The story of Jericho

From a 1688 visit to Jericho Gardens

Posted - December 09, 1980

Jericho as we now know it, a small residential community nestling between Walton Street and the canal, is some hundred and fifty years old. But if we wish to start the story of Jericho at the beginning, we must go back further, to the last years of the seventeenth century. For in 1688 a chronicler by the name of Wood mentions a visit to Jericho Gardens; and some years later, in 1725, another diarist recorded a meeting with a ‘Mrs. Edwards that lives at Jericho Gardens by Walton Well near Oxford.’ In these years, Jericho would have been agricultural land, sparsely populated and prone to flooding. Its character has changed since, but not its name.

This area of north Oxford began to develop in the last years of the eighteenth century. The Banbury canal was opened in 1778, and trading at the wharf near the present site of Nuffield College began in 1792. But an Iron Foundry at Walton Well - the predecessor of the present foundry - was already in operation, dating back to 176O. Buildings on Walton Street began to spring up in the very last years of the century. The Workhouse, situated on the corner of Little Clarendon Street (once known as Workhouse Lane) was built in 1776. The Radcliffe Infirmary opened in 1795 with space for 36 patients.

But if we are to give Jericho a founding date, it must be 1825. In November of that year, an advertisement in Jackson’s Oxford Journal - the local weekly paper - announced the completion of Carter’s Jericho Iron and Brass Foundry on the site of the earlier foundry at Walton Well. Just two weeks later, the University announced plans to build its new Printing Press in the area. The development of Jericho had begun!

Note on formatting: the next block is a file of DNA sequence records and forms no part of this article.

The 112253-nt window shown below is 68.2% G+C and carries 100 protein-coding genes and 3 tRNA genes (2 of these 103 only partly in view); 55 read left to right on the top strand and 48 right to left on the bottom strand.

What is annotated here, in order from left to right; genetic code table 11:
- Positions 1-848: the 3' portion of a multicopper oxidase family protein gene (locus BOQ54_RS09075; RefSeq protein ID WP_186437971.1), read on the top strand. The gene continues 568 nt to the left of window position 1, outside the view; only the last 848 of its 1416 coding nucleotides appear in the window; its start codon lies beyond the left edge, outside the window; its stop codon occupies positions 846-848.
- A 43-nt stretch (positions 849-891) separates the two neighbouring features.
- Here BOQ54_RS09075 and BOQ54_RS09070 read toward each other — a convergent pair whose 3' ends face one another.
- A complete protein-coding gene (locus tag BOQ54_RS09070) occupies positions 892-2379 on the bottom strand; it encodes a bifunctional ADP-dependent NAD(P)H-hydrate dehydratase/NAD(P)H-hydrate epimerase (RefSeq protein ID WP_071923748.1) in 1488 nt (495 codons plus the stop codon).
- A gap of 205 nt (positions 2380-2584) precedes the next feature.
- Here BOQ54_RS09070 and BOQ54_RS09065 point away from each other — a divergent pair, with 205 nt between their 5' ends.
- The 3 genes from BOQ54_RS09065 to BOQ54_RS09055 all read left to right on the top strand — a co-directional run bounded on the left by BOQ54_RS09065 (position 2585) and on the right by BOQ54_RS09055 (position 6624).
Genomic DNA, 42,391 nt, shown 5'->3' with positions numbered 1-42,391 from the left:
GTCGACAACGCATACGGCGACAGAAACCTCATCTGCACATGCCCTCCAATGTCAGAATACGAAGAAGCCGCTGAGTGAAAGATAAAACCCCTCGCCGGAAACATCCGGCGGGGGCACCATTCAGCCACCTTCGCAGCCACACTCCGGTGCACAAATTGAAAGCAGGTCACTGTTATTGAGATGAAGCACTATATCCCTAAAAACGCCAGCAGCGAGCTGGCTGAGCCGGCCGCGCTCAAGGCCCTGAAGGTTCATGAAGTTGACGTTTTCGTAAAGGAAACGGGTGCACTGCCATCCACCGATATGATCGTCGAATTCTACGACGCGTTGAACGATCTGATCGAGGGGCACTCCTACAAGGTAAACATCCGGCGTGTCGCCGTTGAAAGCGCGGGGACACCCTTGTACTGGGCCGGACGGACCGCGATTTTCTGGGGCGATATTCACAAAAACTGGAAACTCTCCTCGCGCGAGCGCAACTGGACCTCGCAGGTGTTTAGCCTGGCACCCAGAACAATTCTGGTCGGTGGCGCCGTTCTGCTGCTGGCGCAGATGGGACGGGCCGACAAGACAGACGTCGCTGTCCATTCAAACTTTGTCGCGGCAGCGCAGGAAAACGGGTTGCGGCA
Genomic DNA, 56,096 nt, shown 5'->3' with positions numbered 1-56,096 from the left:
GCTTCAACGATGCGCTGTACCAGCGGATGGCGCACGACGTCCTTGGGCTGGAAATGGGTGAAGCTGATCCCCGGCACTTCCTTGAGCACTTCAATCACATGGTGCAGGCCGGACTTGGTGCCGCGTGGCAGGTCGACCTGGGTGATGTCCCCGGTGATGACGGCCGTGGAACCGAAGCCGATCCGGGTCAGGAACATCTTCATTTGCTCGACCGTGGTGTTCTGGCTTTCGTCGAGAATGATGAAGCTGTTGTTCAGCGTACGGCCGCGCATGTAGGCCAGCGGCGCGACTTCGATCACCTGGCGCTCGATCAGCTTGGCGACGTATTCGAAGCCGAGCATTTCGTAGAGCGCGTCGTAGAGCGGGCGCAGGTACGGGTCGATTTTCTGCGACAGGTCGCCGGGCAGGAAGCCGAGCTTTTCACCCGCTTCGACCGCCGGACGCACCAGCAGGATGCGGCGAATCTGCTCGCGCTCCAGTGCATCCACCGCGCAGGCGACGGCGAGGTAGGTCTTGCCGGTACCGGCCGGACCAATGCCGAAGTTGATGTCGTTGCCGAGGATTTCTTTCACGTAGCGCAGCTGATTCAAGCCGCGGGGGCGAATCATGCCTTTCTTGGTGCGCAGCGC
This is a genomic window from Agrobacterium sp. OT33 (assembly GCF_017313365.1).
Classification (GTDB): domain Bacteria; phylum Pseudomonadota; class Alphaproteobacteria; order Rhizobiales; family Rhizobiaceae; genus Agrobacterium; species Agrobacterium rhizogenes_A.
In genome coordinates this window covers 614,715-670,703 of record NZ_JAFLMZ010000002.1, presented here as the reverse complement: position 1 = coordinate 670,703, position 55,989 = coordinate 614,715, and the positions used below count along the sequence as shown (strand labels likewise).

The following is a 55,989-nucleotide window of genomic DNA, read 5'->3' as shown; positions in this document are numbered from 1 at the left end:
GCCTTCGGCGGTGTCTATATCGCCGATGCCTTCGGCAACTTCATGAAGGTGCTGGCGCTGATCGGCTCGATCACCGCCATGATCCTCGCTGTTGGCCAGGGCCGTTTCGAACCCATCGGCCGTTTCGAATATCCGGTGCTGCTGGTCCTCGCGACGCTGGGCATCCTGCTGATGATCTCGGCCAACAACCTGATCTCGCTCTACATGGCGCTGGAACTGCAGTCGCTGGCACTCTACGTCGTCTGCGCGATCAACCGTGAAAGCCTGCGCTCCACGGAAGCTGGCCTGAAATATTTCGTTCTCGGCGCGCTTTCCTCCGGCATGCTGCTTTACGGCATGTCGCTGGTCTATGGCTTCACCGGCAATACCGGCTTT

At the beginning of 1825, Jericho was a part of the extensive Oxford land holdings of a Devon clergyman, the Rev. P. Wellington Furse. In February of that year came the first of a series of land auctions by which the Rev. Furse disposed of his property in Jericho. The local paper solicited offers for ‘several ACRES (in small or larger lots) of very valuable GROUND particularly eligible for BUILDING’ in Jericho. By 1830, a large tract of land north from Walton Crescent to Jericho Street had been sold for building.

It was Furse’s decision to sell his land which allowed the University Press to build its new plant in Jericho, and to build houses in the neighbourhood to accommodate its printers and their families. The Press was not completed until 183O, but already a sizeable population must have lived in the adjoining streets. The first houses to be built were on Clarendon Street, and an advertisement in the Oxford Journal in October, 1826 offered for sale ‘FIVE SUBSTANTIAL NEWLY ERECTED Freehold Dwelling Houses. Situated on the North Side of the Printing Office, now erecting AT JERICHO, OXFORD’. King Street (now demolished) was built by 1827, and Union Street - now Hart Street - by 1829. And two years later, the whole of the land in Jericho sold by the Devon vicar had been built on.

Jericho was an area for working people, rather than for students and colleges. But nobody could forget the prominence of the university. The distinguished buildings of the University Press were the distinctive feature of the area, and provided employment for many Jericho men. And the Press was more than just an employer. In 1828, the Delegates of the Press provided for a school room. And the managers of the Press must have been pleased when the church of St. Paul was completed in 1836. Now Jericho had its own clergyman, and had in the University Printer its own ‘squire’ - Jericho was no longer farmland and building site, it was beginning to be a community.

We have seen how Jericho, ten years earlier just grassland, was in 1833 a ‘neighbourhood which is chiefly inhabited by individuals belonging to the working class of society,’ as residents described it when petitioning for a place of worship. In the next article, we will see how Jericho expanded as the century progressed, from a few streets round the Press to encompass all the area we now understand by that name.

Author: Andrew Whitehead